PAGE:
the evil music. And on the black velvet the great pearl glistened, so
that the dealer could not keep his eyes from it.
The crowd in the doorway wavered and broke and let the three pearl
dealers through. The crowd was silent now, fearing to miss a word, to
fail to see a gesture or an expression. Kino was silent and watchful.
He felt a little tugging at his back, and he turned and looked in
Juana's eyes, and when he looked away he had renewed strength.
The dealers did not glance at one another nor at the pearl. The man
behind the desk said, "I have put a value on this pearl. The owner here
does not think it fair. I will ask you to examine this- this thing and
make an offer. Notice," he said to Kino, "I have not mentioned what I
The first dealer, dry and stringy, seemed now to see the pearl for the
first time. He took it up, rolled it quickly between thumb and
forefinger, and then cast it contemptuously back into the tray.
"Do not include me in the discussion," he said dryly. "I will make no
offer at all. I do not want it. This is not a pearl- it is a monstrosity."
- His thin lips curled.
Now the second dealer, a little man with a shy soft voice, took up the
pearl, and he examined it carefully. He took a glass from his pocket
and inspected it under magnification. Then he laughed softly.
"Better pearl are made of paste," he said. "I know these things. This
is soft and chalky, it will lose its color and die in a few months.
Look-" He offered the glass to Kino, showed him how to use it, and
Kino, who had never seen a pearl's surface magnified, was shocked at
the strange-looking surface.
The third dealer took the pearl from Kino's hands. "One of my clients
likes such things," he said. "I will offer five hundred pesos, and
perhaps I can sell it to my client for six hundred."
Kino reached quickly and snatched the pearl from his hand. He wrapped
it in the deerskin and thrust it inside his shirt.
The man behind the desk said, "I'm a fool, I know, but my first offer
stands. I still offer one thousand. What are you doing?" he asked, as
Kino thrust the pearl out of sight.
"I am cheated," Kino cried fiercely. "My pearl is not for sale here. I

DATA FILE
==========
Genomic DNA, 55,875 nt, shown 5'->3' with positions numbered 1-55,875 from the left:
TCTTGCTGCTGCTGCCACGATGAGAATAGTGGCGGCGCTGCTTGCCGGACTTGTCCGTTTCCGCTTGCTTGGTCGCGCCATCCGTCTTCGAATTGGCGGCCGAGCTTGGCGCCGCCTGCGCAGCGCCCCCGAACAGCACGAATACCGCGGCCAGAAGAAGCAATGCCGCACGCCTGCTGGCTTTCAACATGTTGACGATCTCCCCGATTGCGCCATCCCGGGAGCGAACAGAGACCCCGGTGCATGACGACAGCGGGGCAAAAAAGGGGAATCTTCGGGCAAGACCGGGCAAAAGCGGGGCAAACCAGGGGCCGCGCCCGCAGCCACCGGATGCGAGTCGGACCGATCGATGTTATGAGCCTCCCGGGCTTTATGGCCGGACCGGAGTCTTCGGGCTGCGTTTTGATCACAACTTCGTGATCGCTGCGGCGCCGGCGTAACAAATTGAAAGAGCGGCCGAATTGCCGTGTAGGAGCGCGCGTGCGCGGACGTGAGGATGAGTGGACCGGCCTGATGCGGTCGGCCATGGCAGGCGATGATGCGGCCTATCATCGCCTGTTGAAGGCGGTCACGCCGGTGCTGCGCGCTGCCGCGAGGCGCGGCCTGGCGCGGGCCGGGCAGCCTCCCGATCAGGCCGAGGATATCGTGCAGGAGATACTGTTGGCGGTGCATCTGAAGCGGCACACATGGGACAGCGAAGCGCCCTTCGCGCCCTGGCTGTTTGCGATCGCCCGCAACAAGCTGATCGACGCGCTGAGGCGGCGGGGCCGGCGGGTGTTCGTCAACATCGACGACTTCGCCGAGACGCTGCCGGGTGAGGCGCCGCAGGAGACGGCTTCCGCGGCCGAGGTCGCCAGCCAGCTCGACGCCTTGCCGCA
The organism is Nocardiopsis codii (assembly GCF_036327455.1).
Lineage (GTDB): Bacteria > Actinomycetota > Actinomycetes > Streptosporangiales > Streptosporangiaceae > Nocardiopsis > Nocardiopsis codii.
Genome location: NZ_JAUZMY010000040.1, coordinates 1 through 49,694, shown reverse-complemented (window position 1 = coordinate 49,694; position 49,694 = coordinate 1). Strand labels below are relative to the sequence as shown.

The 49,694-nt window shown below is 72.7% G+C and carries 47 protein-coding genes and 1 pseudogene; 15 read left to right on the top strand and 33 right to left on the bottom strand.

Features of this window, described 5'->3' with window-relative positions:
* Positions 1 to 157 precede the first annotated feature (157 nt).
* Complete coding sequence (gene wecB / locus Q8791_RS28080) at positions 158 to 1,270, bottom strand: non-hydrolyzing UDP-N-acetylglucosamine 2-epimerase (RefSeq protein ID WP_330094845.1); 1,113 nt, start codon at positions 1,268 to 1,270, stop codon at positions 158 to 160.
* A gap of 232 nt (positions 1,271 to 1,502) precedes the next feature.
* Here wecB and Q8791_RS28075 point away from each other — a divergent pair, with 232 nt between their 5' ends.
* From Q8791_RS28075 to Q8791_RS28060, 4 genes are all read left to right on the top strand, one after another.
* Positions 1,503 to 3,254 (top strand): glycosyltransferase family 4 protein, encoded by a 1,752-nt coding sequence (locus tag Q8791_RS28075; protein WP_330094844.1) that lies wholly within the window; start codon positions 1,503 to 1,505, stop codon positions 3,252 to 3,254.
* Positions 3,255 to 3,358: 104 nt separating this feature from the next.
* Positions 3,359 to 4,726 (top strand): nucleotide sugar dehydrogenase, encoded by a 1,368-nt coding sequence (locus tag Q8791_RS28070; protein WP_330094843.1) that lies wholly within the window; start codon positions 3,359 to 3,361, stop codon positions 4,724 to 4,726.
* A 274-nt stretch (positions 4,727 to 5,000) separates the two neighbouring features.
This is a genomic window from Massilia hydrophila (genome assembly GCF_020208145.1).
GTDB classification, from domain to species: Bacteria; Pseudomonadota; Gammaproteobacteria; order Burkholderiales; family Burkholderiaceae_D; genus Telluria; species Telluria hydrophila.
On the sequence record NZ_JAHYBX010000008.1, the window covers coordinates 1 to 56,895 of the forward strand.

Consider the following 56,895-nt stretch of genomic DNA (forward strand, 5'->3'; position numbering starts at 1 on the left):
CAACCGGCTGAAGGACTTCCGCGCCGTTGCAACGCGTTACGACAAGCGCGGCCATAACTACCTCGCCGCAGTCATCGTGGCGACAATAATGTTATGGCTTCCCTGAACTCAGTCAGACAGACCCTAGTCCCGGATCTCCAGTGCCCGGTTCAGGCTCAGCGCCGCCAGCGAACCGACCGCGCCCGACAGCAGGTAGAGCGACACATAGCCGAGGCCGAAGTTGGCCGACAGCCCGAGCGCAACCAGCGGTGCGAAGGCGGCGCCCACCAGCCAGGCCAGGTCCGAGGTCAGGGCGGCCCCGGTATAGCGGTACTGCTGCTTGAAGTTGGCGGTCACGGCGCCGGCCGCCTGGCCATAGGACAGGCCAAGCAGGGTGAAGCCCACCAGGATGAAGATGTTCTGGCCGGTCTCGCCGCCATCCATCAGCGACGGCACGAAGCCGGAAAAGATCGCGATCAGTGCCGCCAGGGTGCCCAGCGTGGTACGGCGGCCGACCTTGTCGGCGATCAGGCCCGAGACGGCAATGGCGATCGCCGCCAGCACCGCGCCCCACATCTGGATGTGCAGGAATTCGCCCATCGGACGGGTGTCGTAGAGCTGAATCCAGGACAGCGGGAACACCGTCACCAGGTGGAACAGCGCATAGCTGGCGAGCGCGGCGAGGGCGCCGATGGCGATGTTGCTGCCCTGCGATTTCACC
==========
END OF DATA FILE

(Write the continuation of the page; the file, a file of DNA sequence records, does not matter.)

will go, perhaps even to the capital."
Now the dealers glanced quickly at one another. They knew they had
played too hard; they knew they would be disciplined for their failure,
and the man at the desk said quickly, "I might go to fifteen hundred."
But Kino was pushing his way through the crowd. The hum of talk came to
him dimly, his rage blood pounded in his ears, and he burst through and
strode away. Juana followed, trotting after him.
When the evening came, the neighbors in the brush houses sat eating
their corncakes and beans, and they discussed the great theme of the
morning. They did not know, it seemed a fine pearl to them, but they
had never seen such a pearl before, and surely the dealers knew more
about the value of pearls than they. "And mark this," they said. "Those
dealers did not discuss these things. Each of the three knew the pearl
"But suppose they had arranged it before?"
"If that is so, then all of us have been cheated all of our lives."
Perhaps, some argued, perhaps it would have been better if Kino took
the one thousand five hundred pesos. That is a great deal of money,
more than he has ever seen. Maybe Kino is being a pigheaded fool.
Suppose he should really go to the capital and find no buyer for his
pearl. He would never live that down.
And now, said other fearful ones, now that he had defied them, those
buyers will not want to deal with him at all. Maybe Kino has cut off
his own head and destroyed himself.
And others said, Kino is a brave man, and a fierce man; he is right.
From his courage we may all profit. These were proud of Kino.
In his house Kino squatted on his sleeping mat, brooding. He had buried
his pearl under a stone of the fire hole in his house, and he stared at
the woven tules of his sleeping mat until the crossed design danced in
his head. He had lost one world and had not gained another. And Kino
was afraid. Never in his life had he been far from home. He was afraid
of strangers and of strange places. He was terrified of that monster of
strangeness they called the capital. It lay over the water and through
the mountains, over a thousand miles, and every strange terrible mile
was frightening. But Kino had lost his old world and he must clamber on
to a new one. For his dream of the future was real and never to be
destroyed, and he had said "I will go," and that made a real thing too.
To determine to go and to say it was to be halfway there.
Juana watched him while he buried his pearl, and she watched him while
she cleaned Coyotito and nursed him, and Juana made the corncakes for
Juan Tomas came in and squatted down beside Kino and remained silent
for a long time, until at last Kino demanded, "What else could I do?
They are cheats."
Juan Tomas nodded gravely. He was the elder, and Kino looked to him for
wisdom. "It is hard to know," he said. "We do know that we are cheated
from birth to the overcharge on our coffins. But we survive. You have
defied not the pearl buyers, but the whole structure, the whole way of
life, and I am afraid for you."
"What have I to fear but starvation?" Kino asked.